The time of no interest credit cards has arrived as NAB takes the first step and with Commonwealth Bank following close behind. NAB has launched their StraightUp no-interest card, while CommBank's Neo is being expected in late 2020. It's clear the banks are now responding with their own alternative products to new buy now and pay later services.

Buy now, pay later services like Afterpay divide repayments over a maximum of 4 months, while the StraightUp and Neo cards only require a minimum payment each month. However, the no-interest cards do require a monthly fee only when in use that month otherwise the fee is waived when there's a zero balance the entire month.

Differences between the StraightUp and Neo card

The StraightUp and Neo have slight differences in their monthly fees and a larger difference in their minimum monthly repayments. 

Similarities among the cards exist too. Both have the same three credit limit options available, which are $1,000, $2,000 or $3,000 limit. And come with extra benefits such as no foreign currency fees, no late payment fees and no annual fees. 

$1,000 Spending Limit

DetailNAB StraightUp - $1,000Commbank Neo - $1,000
Monthly Fee$10$12
Minimum Monthly Payment$35$25

NAB's card has a slightly lower annual fee of $10, compared to CommBank's $12 annual fee when the card is being used. However, if you prefer or want to have the option of paying a lower minimum payment, the Neo has that with a lower monthly minimum payment of $25. 


$2,000 Spending Limit

DetailNAB StraightUp - $2,000Commbank Neo - $2,000
Monthly Fee$15$18
Minimum Monthly Payment$75$25 or 2% ($40 max)

For the $2,000, the comparison follows the same pattern, the Neo has a slightly higher monthly fee of $18 compared to NAB's $15. But the minimum monthly payment is significantly different as Neo's ranges between $25 or 2% ($40 max) compared with the $75 on the StraightUp.


$3,000 Spending Limit

DetailNAB StraightUp - $3,000Commbank Neo - $3,000
Monthly Fee$20$22
Minimum Monthly Payment$110$25 or 2% ($60 max)

Again, the CommBank only has a $2 higher monthly fee. However, if you are using the card consistently for 12 months, then the fee difference becomes $24 per annum. At this cost though, CommBank's minimum monthly repayment is at $60 maximum while NAB is set at $110.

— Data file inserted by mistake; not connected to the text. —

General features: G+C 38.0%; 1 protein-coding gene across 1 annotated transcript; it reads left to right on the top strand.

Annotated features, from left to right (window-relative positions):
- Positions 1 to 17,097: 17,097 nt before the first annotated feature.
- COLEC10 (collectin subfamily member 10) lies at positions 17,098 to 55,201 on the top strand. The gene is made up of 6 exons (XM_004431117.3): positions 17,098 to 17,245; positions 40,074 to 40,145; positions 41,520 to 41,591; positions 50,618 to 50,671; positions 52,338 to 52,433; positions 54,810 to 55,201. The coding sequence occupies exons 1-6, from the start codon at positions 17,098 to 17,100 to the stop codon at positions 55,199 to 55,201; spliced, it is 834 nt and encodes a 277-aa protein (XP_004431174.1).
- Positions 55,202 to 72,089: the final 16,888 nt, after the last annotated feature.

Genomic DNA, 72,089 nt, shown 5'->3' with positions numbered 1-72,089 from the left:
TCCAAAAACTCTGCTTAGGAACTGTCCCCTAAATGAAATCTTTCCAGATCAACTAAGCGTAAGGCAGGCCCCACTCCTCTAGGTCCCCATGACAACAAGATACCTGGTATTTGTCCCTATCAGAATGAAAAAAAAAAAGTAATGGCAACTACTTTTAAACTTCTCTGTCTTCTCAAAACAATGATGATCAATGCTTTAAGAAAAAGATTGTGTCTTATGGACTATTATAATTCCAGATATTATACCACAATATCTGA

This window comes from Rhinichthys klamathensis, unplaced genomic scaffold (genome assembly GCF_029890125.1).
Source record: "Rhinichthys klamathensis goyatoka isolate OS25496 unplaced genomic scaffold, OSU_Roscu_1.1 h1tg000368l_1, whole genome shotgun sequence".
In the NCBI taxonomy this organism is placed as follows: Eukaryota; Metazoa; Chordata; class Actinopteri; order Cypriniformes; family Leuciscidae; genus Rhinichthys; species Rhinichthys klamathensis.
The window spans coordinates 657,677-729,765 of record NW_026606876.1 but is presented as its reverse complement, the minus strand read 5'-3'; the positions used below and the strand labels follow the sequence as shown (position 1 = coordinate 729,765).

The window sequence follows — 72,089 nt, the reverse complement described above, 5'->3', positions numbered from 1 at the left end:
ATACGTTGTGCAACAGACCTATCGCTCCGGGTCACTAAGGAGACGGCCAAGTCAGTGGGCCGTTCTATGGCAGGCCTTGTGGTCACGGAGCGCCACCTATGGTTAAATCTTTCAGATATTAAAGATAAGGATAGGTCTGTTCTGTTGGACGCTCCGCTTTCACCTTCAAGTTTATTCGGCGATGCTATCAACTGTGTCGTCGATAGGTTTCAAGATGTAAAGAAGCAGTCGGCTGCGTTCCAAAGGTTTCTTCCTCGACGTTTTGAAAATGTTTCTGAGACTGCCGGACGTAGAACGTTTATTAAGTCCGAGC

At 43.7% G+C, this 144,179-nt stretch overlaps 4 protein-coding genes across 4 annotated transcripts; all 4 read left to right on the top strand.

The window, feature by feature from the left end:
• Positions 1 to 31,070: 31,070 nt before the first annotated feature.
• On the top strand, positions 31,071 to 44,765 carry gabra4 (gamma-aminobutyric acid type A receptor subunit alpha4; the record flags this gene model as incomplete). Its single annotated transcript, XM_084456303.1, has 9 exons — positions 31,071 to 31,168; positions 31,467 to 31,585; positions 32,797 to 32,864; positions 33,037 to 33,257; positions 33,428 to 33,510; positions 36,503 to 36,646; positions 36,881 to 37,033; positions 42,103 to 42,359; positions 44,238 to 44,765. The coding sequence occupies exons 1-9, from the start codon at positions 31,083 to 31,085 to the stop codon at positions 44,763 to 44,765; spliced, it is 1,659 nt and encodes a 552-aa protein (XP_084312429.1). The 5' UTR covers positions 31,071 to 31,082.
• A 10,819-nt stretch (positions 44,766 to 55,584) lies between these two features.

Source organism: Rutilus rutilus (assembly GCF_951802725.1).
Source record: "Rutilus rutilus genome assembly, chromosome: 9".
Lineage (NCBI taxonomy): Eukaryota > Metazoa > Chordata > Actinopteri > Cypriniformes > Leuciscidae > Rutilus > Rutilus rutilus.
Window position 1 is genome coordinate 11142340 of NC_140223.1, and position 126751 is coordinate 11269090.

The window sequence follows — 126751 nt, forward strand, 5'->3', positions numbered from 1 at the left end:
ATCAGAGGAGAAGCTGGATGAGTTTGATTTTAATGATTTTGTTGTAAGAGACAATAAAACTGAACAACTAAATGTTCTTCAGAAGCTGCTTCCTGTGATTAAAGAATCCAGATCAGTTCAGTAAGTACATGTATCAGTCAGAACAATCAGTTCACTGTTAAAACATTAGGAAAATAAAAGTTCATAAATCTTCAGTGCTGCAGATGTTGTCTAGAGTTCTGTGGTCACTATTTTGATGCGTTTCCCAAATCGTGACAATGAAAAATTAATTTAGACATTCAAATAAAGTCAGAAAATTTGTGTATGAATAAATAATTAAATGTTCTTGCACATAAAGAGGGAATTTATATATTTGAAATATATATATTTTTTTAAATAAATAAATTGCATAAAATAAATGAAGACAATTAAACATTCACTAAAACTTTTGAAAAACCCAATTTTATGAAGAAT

Applicant Eligibility 

When it comes to application eligibility neither banks have specified a minimum income for their cards. Based on the lower and restricted three limits, offered it could be assumed that the application requirements could be more relaxed compared to other credit cards, considering the spending limits are capped between $1,000 and $3,000. 

NAB states on its site that the applicant needs to have a regular income with no specific number mentioned. 

Though the Neo is not currently available, according to CommBank it will be launched in late of 2020. On the launch date, it might be possible that other requirements may be added. 


Which no interest credit card is better for me?

As always the decision comes down to your preference. If you prefer to pay a slightly lower monthly fee and you're capable of paying a higher monthly repayment, then the NAB StraightUp cards could be the better choice.

But if you’re unsure about how much you'll be able to repay each month or not able to meet the higher minimum repayments, then the Commbank NEO could be the better option for you.

A question that has been raised is why can't I simply choose the StraightUp card and even if I can't make the higher repayments and make late repayments since there are no charges on paying late. In this case, the bank will likely place a hold on the card if repayments are behind, which means that if you need to make a purchase then you won’t be able to until the repayments are up to date. 


Check out other similar articles:

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